Thoughts anyone?








Cancer is a BEAST


Maybe you knew this, maybe you didn’t.  I never heard of such a thing…until I had colon cancer.

Dark BLUE is the color that represents Colon seems each cancer owns a color.  I never knew.  It’s sad really.

My father said, his science teacher, from the 1950’s, told his class that everyone will eventually die of some kind of cancer if something else does not get you first. Pretty astute comment from that era.  Sadly, it seems he was right.

My Grandmother had colon cancer and breast cancer, and died.  My Aunt has breast cancer and has been battling it throughout her body for more than a decade.  Several of  my friends have, or have had, cancer.  And everyone I talk to knows someone close to them who has been touched by cancer in some way or another.  Sadder than sad.

Cancer is a BEAST.

I  know, firsthand, the beasty-ness of it.  IF I could give an image to the beasty-ness, I’d liken cancer to the dragon in Tolkien’s, Lord of the Ring’s, Smaug.  He is overwhelmingly huge, he is a dangerous fire-breather, claimed a mountain to be his own, and he scares the bejeebers out of everyone who treads nearby.  Yes.  Cancer is like that.

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It is overwhelmingly huge, dangerous, claims territory, and scares the bejeebers out of the one who is diagnosed with it.  SADLY, with all caps, I know this.

BUT, there is good news x 3.

Good news #1 =  Early detection of cancer means good chance of recovery!  Do not dismiss any odd lumps, bumps, or fluctuations in your body….feelings, tiredness, or  in the case of colon cancer, bowel movements; pay attention to symptoms!   Do not dismiss routine scans or screens meant for early detection.  Believe me, any test or procedure is nothing compared to the BEAST!  Sadly, early detection was not afforded me.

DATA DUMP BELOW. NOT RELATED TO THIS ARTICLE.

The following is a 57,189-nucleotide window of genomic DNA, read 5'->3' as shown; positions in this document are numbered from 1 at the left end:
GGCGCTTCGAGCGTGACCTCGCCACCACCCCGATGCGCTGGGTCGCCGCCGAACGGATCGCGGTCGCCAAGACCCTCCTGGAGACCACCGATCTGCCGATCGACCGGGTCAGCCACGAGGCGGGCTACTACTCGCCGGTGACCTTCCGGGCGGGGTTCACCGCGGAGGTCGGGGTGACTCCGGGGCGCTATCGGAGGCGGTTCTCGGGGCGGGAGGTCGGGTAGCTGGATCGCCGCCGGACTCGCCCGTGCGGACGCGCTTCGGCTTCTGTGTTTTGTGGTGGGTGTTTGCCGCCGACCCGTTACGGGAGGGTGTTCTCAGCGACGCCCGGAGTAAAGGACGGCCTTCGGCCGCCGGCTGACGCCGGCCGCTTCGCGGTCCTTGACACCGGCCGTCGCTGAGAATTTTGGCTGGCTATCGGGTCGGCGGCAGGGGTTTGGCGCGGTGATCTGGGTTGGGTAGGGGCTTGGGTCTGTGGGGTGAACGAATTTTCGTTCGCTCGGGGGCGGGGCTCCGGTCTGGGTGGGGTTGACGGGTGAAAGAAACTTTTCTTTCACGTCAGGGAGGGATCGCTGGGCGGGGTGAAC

Good news #2 = There are excellent doctors and nurses and care systems and treatments that can prolong your life by eradicating the rogue cells and the tumor.  I am a colon cancer survivor (survivor’s own the color purple) and I have nothing but great things to say for the care I received locally and in Boston.

Good news #3 = In the case that something is found and you find yourself battling the BEAST, know that you have access to someone bigger than the BEAST.   Someone who can sustain you, carry you, and do miracles. Just three letters names Him: GOD.

In October of 2011 I began writing my memoir for my family, to remember me and my battle by — in April 2012, my story was accepted by my publisher and it was released just six months from the time I typed my first word in the manuscript;  I call it a God-thing.  He gave me the story and I mean to share it.

Towdah: A Cancer Survivor’s Song of Hope

I invite you to read my story and pass it along.  I invite you to encourage others to not procrastinate in getting their baseline colonoscopy.  I invite you to share this post for the purpose of enlightening others about Colon Cancer Awareness month.